It was the cop running from across the street who got him in the wrist and made him lose the automatic. A lucky shot. Still, he might have made it. He got the car between them. He was almost at it, lunging for that open front door on the curb side.
Johnny the Itch was quaking in there behind the wheel, hands up at his ears, yapping, "Cripes, I give up — I give up!"
Big Sid had always known how yellow Johnny was. That didn't bother him. He could take care of him when he got inside, got to that stubby .38 he had slipped into the glove compartment just in case. But he never got to it. That police car, roaring up from behind, siren a-scream, mashed into the tail end of their job. Jolted it ahead savagely. And with one foot on the running board, he was slammed to the ground hard, rolling his head against a tree. Then they had him. Him and Johnny the Itch. Only Johnny didn't count.
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You Was Dumb, Syd
Big Sid shook his head. He still couldn't figure how it had happened. It was crazy, that guy, Eckland, committing suicide like that. Something had gone wrong but —
Johnny the Itch crept closer across the cell to Big Sid, shooting nervous glances toward the door. He admired Big Sid tremendously. Big Sid was so plenty smart, not a dumb cluck like him. He didn't blame Big Sid for what had happened. It couldn't be his fault; Big Sid never made a mistake. He could think.
Maybe he had figured out what had gone wrong by now. He would ask him, then tell him what he had. It was dangerous to interrupt him when he was thinking. But time was growing short. And then when he knew, Big Sid would figure out a way to use it. Johnny put a hand to his jammed-down hat and spoke.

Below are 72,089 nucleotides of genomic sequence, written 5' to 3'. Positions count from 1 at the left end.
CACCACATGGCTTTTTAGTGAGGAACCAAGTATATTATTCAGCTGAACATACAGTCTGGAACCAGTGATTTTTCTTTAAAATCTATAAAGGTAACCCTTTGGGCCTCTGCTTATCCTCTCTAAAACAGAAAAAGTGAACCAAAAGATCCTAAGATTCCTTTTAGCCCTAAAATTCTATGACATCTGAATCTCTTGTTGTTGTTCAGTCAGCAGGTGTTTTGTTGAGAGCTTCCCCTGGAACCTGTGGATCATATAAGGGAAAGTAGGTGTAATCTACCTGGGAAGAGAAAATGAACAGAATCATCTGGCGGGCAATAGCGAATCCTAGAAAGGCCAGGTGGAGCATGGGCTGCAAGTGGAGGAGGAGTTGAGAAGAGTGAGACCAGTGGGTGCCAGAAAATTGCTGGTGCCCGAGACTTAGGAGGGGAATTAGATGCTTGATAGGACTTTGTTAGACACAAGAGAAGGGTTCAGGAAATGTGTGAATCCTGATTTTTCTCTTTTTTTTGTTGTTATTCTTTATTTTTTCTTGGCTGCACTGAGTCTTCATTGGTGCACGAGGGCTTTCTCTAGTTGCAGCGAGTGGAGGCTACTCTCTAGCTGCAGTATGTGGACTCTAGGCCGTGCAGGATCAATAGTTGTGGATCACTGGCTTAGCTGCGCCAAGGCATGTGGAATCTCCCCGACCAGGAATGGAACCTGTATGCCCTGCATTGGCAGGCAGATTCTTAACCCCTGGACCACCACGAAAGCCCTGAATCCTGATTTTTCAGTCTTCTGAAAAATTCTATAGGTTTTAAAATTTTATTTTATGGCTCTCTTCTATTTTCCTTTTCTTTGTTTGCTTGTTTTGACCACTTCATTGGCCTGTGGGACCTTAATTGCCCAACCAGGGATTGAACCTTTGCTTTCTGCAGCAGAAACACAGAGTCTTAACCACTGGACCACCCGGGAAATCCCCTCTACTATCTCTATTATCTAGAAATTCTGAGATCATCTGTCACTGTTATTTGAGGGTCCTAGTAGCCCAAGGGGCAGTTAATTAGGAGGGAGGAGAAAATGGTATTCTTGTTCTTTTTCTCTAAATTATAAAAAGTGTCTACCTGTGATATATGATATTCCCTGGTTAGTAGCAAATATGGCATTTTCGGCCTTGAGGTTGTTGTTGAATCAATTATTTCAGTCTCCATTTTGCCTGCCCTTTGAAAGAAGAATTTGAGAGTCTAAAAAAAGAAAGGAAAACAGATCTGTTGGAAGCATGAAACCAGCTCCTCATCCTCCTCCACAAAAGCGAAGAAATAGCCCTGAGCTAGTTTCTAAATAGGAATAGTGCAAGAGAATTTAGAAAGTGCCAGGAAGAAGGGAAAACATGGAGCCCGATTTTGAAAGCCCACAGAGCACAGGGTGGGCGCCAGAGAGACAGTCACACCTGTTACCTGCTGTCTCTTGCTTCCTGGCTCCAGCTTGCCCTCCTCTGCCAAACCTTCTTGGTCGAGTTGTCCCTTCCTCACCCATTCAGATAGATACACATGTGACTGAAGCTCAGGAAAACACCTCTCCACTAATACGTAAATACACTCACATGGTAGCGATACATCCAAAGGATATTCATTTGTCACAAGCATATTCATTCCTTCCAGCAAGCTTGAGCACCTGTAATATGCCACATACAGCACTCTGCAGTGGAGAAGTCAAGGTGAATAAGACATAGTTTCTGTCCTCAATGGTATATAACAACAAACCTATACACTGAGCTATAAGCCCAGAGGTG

"Sid, you got it figured how we was double-crossed maybe? What slipped? I know you figured it right." His voice squeaked out of his throat. "But — Sid, I got something you can figure on now, maybe. I got — "
Big Sid whirled on him, one of his heavy hands sweeping. He batted Johnny the Itch's fedora onto the side of his head. Johnny clutched at it as if it might be a life preserver.
He started: "Sid, I got a — "
One of the County Homicide men came to the cell door. He plucked the cold cigar from his mouth and nodded at Big Sid.
"You're lucky, pal. The hospital says Eckland the teller will pull through. If he hadn't, it would have been first degree and the hot squat for you."
Big Sid sneered.
"Ah-h, that dumbhead, Eckland! He wanted to be a hero. He was asking for it!" He spat disgustedly onto the floor. "If he'd had any sense, he wouldn't have gone for the alarm. I told him I had a gun in his back!"
The Homicide man shook his head.
"He never heard you."
"But I was only two feet away! I told him twice an' — "
"Eckland was stone deaf, chum," the Homicide man said.
Big Sid's lips curled. As if somebody had tried to tell him a fairy story.
"Why, I talked to that chump many a time! I — "
The Homicide man agreed on that one. "Yeah, facing him. So he could look -at you — and your lips. Eckland was a lip-reader. And — he was stone deaf, Cloras."
Big Sid swayed. He might have pulled it off if that guy hadn't been deaf. Could have. He swore, raking his hair savagely.
"I never figured on that! I never figured — ''
"You — you never figured that?" Johnny the Itch was on his feet when he screamed. His splinter of jaw jerked out fiercely. "You — Big Sid — the smart guy! You never figured — you — you was dumb?"
But he couldn't seem to believe it. Then — he did.
He jerked off his fedora, grabbing inside it. He came out with the stubby .38 from the glove compartment. He had been able to slip it out in the excitement after the capture. Nobody ever paid much attention to Johnny the Itch. Any more than they had thought to look under his hat when they searched him.
He said it again to Big Sid.
"You was dumb."
Then he just kept triggering until the gun was emptied and he had put five slugs fatally into Big Sid's carcass.
~ The End ~
By Thrya Samter Winslow
(56 min read)
The Black Mask | Aug. 1922 | Vol. 5 No. 5
The story about the execution of Stuart Dennison shook Irma as she recalled her old life back in New York. Before she was Irma Martin. When she was Mrs. Stuart Dennison.